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April 24, 2007


Wow Sara, thanks for the Post.

thanks for this story.

there is so much information now that i "forget to remember" as the media wheel turns round and round, decade after decade.

wow, thanks for the remembrance. Hope he did do enough to get a book out on it -- perhaps with your help?

It looks like his last book, already in Galley form and ready for pub in Steptember, was on the Korean War. No, he wanted to do more than a memoir on the Civil Rights Movement. Remember, he covered things in the late 50's and first few years of the 60's -- after about 1963 he was with the NYTimes as a foreign correspondant, which led him to Nam, but only after the wars of independence in the Congo, South Africa, and several other postings.

Halberstam's period covering the Civil Rights Movement is somewhat different from what ultimately attracted national attention. His work is framed by Brown v. Board which came down in 1954, with the "all deliberate speed" remedy in 1955. Then he covered the sham trial of the murderers of Emmett Till, the Montegomery Bus Boycott in late 55 till late 1956, which was followed by Little Rock in 57. After Little Rock, things were fairly quiet till Spring of 1960 when the Sit-in's exploded. In organizational terms, Brown was the end result of a legal strategy Thurgood Marshall and NAACP had been committed to since the 1930's. Marshall worked on hundreds of cases to find just the right ones that would result in overturning Plessey (seperate but equal??). The Bus Boycott was about whether the Federal courts would extend the theory behind Brown to public services such as a local exclusive Bus Franchise, (yep) and Little Rock was a test of whether Eisenhower would enforce a Supreme Court Order -- didn't like it much, but he sent the 101 Airborne. But between 57 and 60 the quiet was about strategy and planning, and a below the radar competition between Marshall's legal strategy backed by NAACP, and King's new SCLC, made up of Preachers and rooted in Churches. When the sit-in's began they were as much a challenge to the leadership competition and debates about the way forward as they were with dime store operators. SNCC quickly became a mass movement, not centered in any existing institutional structure, and it was highly participatory. Halberstam covered enough meetings, conferences, forums, etc., between 57 and 60 to know and be able to report not only events, but the much more obtuse and buried debates, and he was one of the few Civil Rights reporters with that kind of depth. Many competent reporters could cover the eventual marches and demonstrations -- covering the preliminary planning was quite a different matter. His reportage was syndicated -- meaning that my little college paper carried it. He free-lanced for New Republic and The Nation and other Liberal and Progressive journals, so as white liberals and progressives connected to what would become the movement, Halberstam's reporting was highly significant. The impact he had as a result of his work in Vietnam with a different audience was presaged in many ways through his work on Civil Rights. As we critique the MSM and many contemporary journalists and media corporations, it is important to examine those who "did it well" and made a difference.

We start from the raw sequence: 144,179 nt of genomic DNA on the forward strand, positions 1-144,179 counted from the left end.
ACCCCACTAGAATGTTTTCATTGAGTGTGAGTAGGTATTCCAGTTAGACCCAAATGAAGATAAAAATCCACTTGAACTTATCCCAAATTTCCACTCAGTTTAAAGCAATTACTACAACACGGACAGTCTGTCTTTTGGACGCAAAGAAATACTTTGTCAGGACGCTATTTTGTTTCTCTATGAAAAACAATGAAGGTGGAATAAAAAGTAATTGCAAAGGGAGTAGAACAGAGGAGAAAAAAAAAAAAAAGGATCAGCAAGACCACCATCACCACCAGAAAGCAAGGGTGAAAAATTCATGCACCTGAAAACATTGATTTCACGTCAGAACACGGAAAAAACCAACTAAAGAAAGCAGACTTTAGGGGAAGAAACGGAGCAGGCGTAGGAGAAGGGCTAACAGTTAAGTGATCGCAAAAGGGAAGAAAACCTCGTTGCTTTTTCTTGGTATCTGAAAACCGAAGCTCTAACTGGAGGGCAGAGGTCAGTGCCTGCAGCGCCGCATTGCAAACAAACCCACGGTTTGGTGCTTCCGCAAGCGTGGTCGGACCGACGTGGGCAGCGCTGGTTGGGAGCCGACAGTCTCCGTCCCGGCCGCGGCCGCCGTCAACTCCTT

Thanks Sara!

I just went and ordered "The Children" and "Best and the Brightest" from Amazon. What a tragic loss.

Let's hope you are right. This is so fascinating.

This piece sounds too much like special pleading. SNCC was important, but not as important at Jim Lawson, the "children", the Nashville sit-in, the Freedom Riders (most of whom were "children" (and one of my professors) and the spiritual leadership of the early civil rights movement. The writer is proud of his sources and is essentially criticizing Halberstam for not telling the whole story. I think that Halberstam teased with the whole story and ended up with a smaller story. Halberstam was not competing with Taylor Branch, the gold standard for most Civil Rights history. The fact that the author uses Taylor Branch as the standard betrays animus. The Children was not Halberstam's best book. It could have been better. It was a way of recycling his early experience as a reporter where history was happening. It was also a vehicle for reminding America of a story that it is eager to forget. The writer would much rather attack the dead than pick up the flag.

Hi. Some of us bloggers are thinking of doing a blog book club for the summertime and using Halberstam's The Children. We'd get together in a chat room (probably Skype since that's free and doesn't require special equipment) and talk about the book somehow, sometime in August. Would you be interested in participating as one of the "sponsors," so to speak? Just to post on your blog so your readers could participate. I and one other blogger are all lined up, but I'd like to have at least four, maybe as many as six. Let me know by email. Thanks.

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